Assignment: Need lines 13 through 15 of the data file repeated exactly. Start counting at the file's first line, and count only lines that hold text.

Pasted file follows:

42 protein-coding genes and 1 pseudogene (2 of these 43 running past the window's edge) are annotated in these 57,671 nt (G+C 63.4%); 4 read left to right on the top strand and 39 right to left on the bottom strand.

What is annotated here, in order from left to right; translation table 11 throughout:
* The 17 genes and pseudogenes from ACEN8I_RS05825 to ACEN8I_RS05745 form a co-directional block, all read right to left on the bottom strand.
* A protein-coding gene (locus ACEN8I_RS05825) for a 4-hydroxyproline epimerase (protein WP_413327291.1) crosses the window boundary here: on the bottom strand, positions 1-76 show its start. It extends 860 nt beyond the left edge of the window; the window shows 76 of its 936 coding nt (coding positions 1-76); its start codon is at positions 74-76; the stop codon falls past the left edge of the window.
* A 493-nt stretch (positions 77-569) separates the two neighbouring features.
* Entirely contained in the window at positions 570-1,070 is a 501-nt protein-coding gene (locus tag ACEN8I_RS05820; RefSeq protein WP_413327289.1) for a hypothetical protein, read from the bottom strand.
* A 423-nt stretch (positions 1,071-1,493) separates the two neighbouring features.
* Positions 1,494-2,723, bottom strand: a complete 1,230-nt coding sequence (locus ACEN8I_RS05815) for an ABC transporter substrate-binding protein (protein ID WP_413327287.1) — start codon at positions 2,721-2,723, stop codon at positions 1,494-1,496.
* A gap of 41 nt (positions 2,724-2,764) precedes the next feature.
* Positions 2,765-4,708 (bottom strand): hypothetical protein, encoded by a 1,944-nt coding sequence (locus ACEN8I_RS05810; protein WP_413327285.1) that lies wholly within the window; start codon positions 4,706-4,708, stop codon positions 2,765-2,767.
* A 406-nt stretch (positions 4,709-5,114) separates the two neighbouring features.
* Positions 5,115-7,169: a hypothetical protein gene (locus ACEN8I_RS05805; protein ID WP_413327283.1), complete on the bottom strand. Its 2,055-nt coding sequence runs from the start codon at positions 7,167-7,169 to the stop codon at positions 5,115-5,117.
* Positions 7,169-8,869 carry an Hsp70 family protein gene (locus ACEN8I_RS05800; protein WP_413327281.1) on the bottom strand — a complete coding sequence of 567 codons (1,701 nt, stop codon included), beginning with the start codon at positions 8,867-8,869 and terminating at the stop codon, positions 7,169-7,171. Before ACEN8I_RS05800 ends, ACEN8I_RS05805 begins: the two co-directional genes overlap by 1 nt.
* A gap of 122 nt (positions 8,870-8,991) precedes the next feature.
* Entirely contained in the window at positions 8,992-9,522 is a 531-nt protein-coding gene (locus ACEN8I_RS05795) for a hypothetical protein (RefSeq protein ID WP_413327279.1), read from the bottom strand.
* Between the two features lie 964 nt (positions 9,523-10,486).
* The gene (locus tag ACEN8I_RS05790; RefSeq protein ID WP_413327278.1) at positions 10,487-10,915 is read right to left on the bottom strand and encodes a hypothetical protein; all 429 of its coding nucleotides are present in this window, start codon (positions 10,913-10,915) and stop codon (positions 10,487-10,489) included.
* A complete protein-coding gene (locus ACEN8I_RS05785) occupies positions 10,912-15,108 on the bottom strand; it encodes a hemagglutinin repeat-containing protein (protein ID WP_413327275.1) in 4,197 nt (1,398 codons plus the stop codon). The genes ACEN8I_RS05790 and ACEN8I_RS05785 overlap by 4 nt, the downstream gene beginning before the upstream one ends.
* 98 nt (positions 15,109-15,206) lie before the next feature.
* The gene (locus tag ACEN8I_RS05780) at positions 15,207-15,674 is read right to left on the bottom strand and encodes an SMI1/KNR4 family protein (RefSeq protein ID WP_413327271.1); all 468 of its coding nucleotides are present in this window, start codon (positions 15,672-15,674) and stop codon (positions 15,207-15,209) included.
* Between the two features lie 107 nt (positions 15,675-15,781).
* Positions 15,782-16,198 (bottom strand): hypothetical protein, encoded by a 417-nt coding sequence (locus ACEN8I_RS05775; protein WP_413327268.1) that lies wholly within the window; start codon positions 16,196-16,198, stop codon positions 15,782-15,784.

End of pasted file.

* Positions 7,169-8,869 carry an Hsp70 family protein gene (locus ACEN8I_RS05800; protein WP_413327281.1) on the bottom strand — a complete coding sequence of 567 codons (1,701 nt, stop codon included), beginning with the start codon at positions 8,867-8,869 and terminating at the stop codon, positions 7,169-7,171. Before ACEN8I_RS05800 ends, ACEN8I_RS05805 begins: the two co-directional genes overlap by 1 nt.
* A gap of 122 nt (positions 8,870-8,991) precedes the next feature.
* Entirely contained in the window at positions 8,992-9,522 is a 531-nt protein-coding gene (locus ACEN8I_RS05795) for a hypothetical protein (RefSeq protein ID WP_413327279.1), read from the bottom strand.